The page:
Judy Kneiszel

FIT for the Future

When the California Restaurant Association Educational Foundation (CRAEF) held its first Force in Training (FIT) program, volunteers from several quick-serve brands stepped up to help high school students prepare for possible foodservice employment.

“Quick service is a very large segment of our industry and it employs a lot of young people,” says Alycia Harshfield, executive director of CRAEF. “A lot of people’s first job is in quick service, so quick service is a valuable partner in this effort to prepare and train young people.”

Ones to Watch: Billy Sims BBQ

Billy Sims says more people recognize him these days for his restaurants than for being a Heisman Trophy winner, which proves he’s more than just the name behind the Billy Sims BBQ chain.

“I get around to a lot of the stores, and I’ve done a lot of TV commercials,” Sims says. “People come up to me all the time and say, ‘I’ve tried your barbecue.’ That’s OK, because we want to know about their experiences.”

Ones to Watch: Wok Box Fresh Asian Kitchen

Wok Box Fresh Asian Kitchen is bringing the cuisine of 10 different countries—Thailand, Malaysia, Mongolia, Singapore, Korea, China, Japan, India, Cambodia, and Vietnam—to a growing number of U.S. regions.

Wok Box first opened in Edmonton, Alberta, slightly more than a decade ago. The concept expanded throughout Canada before entering the U.S. in 2012. There are seven Wok Box stores open in the U.S.—in Phoenix, Dallas, and Orlando—and plans are to add 15 more stores in 2015, in those markets as well as Denver, Chicago, and Detroit.

Ones To Watch: Cava Mezze Grill

Like many in the restaurant business, childhood friends Ike Grigoropoulos, Dimitri Moshovitis, and Ted Xenohristos sought a new service platform to bring their traditional Greek and Mediterranean cooking to more Washington, D.C., residents. The trio adapted their full-service concept, Cava Mezze Restaurant, to the fast-casual space, dubbing it Cava Mezze Grill, also known as Cava Grill.

Ones To Watch: Chicken Salad Chick

At Chicken Salad Chick, ordering a chicken salad sandwich for lunch isn’t as simple as it sounds. The Alabama-based fast-casual concept offers 15 varieties, which explains how chicken salad accounts for 96 percent of the chain’s sales. The ham, turkey, roast beef, and Pimiento cheese deli sandwiches are reserved for the rare Southerner who’s not a fan of the chicken-and-mayonnaise concoction.

Ones To Watch: Modmarket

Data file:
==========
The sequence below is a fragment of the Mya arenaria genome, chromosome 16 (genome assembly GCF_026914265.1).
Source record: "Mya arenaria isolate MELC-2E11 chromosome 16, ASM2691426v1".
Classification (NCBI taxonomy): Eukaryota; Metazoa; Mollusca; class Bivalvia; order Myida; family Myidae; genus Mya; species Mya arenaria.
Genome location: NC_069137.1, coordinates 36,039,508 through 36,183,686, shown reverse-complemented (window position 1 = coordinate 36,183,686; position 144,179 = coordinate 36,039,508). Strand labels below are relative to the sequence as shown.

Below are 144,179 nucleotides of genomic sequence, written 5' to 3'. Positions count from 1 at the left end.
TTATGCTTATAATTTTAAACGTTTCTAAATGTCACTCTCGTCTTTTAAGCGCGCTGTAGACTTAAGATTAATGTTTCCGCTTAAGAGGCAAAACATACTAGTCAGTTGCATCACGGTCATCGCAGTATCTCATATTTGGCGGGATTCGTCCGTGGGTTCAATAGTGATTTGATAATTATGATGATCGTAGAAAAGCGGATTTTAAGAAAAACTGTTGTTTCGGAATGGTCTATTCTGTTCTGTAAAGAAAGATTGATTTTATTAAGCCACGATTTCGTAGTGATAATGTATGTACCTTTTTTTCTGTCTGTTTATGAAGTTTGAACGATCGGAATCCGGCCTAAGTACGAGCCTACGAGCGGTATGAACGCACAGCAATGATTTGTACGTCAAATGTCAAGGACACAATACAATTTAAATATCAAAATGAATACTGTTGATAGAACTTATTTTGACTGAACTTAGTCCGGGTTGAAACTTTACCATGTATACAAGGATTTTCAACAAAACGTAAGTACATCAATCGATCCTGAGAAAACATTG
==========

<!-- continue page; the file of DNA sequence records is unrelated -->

In 2008, Anthony Pigliacampo and Rob McColgan were two young professionals looking for a place to have a healthy lunch on a regular basis. When they couldn’t find one, the pair decided to create one. They pooled their knowledge to create Modmarket.

“We felt very strongly that there needed to be better options for healthy eating,” Pigliacampo says. “We thought there should be more than Chipotle and Whole Foods.”

Ones To Watch: Fresh to Order

“Fast fine” is the way Fresh to Order founder and CEO Pierre Panos describes the Atlanta-based concept he created in 2006. “It’s nicer than fast casual, but not fine dining,” he says.

With a background in fine dining, Panos sought to offer a fresh, quality product to a mass market for around $10. He spent a year and a half working on the menu with Jesse Gideon, corporate chef and COO of Fresh to Order, to determine whether the idea of fast fine was possible.

Ones To Watch: Larkburger

If doing something on a lark means it’s adventurous or even daring, Larkburger is aptly named, say cofounders Thomas Salamunovich and Adam Baker.

The chef-driven burger concept was the first fast casual to open in the ski resort town of Vail, Colorado, they say, and it’s become a local icon now poised to grow beyond its home state. Salamunovich is the owner and culinary director of Vail’s fine-dining Larkspur Restaurant and Market, where he invented the Larkburger, the menu item that sparked his interest in the fast-casual burger business.

One to Watch: Slim Chickens

Slim Chickens has at least one thing in common with the likes of Apple, Google, and Nike: It can trace its roots to a garage. President and CEO Tom Gordon concocted the idea for the fast-casual chicken concept in CMO Greg Smart’s garage.

“We got the idea that no one was doing fresh chicken tenders in Northwest Arkansas, and we knew it was a great and growing area of the country,” Gordon says.

Ones To Watch: Tossed

Until Tossed’s creators brought chef-inspired salads to New York City in 1998, a fast-casual salad meant iceberg lettuce and a few hard tomato slices prepackaged in a clear plastic box and refrigerated. But at Tossed, salads are made fresh to order, and guests can design their own from a combination of lettuces, dozens of fresh toss-ins, and 15 different dressings.

Pages